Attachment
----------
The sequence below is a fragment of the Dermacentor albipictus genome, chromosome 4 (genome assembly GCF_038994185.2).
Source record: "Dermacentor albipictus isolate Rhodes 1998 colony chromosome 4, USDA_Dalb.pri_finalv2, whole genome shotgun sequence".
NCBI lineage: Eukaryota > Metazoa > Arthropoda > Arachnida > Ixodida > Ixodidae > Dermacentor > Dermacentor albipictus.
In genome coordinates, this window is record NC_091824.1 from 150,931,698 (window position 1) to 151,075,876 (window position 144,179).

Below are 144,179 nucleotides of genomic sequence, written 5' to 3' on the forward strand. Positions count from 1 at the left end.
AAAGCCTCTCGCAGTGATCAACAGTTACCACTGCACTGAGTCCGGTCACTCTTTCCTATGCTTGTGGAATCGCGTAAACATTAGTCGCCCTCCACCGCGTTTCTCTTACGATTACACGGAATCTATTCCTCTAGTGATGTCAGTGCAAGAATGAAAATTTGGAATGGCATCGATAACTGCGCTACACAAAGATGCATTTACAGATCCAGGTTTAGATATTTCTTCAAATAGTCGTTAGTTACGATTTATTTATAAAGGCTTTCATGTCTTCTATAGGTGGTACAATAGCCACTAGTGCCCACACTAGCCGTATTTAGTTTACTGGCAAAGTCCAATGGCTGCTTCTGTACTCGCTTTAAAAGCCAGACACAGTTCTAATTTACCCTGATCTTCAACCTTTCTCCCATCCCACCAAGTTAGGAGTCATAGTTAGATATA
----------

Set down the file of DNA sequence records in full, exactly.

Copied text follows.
The sequence below is a fragment of the Dermacentor albipictus genome, chromosome 4 (genome assembly GCF_038994185.2).
Source record: "Dermacentor albipictus isolate Rhodes 1998 colony chromosome 4, USDA_Dalb.pri_finalv2, whole genome shotgun sequence".
NCBI lineage: Eukaryota > Metazoa > Arthropoda > Arachnida > Ixodida > Ixodidae > Dermacentor > Dermacentor albipictus.
In genome coordinates, this window is record NC_091824.1 from 150,931,698 (window position 1) to 151,075,876 (window position 144,179).

Below are 144,179 nucleotides of genomic sequence, written 5' to 3' on the forward strand. Positions count from 1 at the left end.
AAAGCCTCTCGCAGTGATCAACAGTTACCACTGCACTGAGTCCGGTCACTCTTTCCTATGCTTGTGGAATCGCGTAAACATTAGTCGCCCTCCACCGCGTTTCTCTTACGATTACACGGAATCTATTCCTCTAGTGATGTCAGTGCAAGAATGAAAATTTGGAATGGCATCGATAACTGCGCTACACAAAGATGCATTTACAGATCCAGGTTTAGATATTTCTTCAAATAGTCGTTAGTTACGATTTATTTATAAAGGCTTTCATGTCTTCTATAGGTGGTACAATAGCCACTAGTGCCCACACTAGCCGTATTTAGTTTACTGGCAAAGTCCAATGGCTGCTTCTGTACTCGCTTTAAAAGCCAGACACAGTTCTAATTTACCCTGATCTTCAACCTTTCTCCCATCCCACCAAGTTAGGAGTCATAGTTAGATATA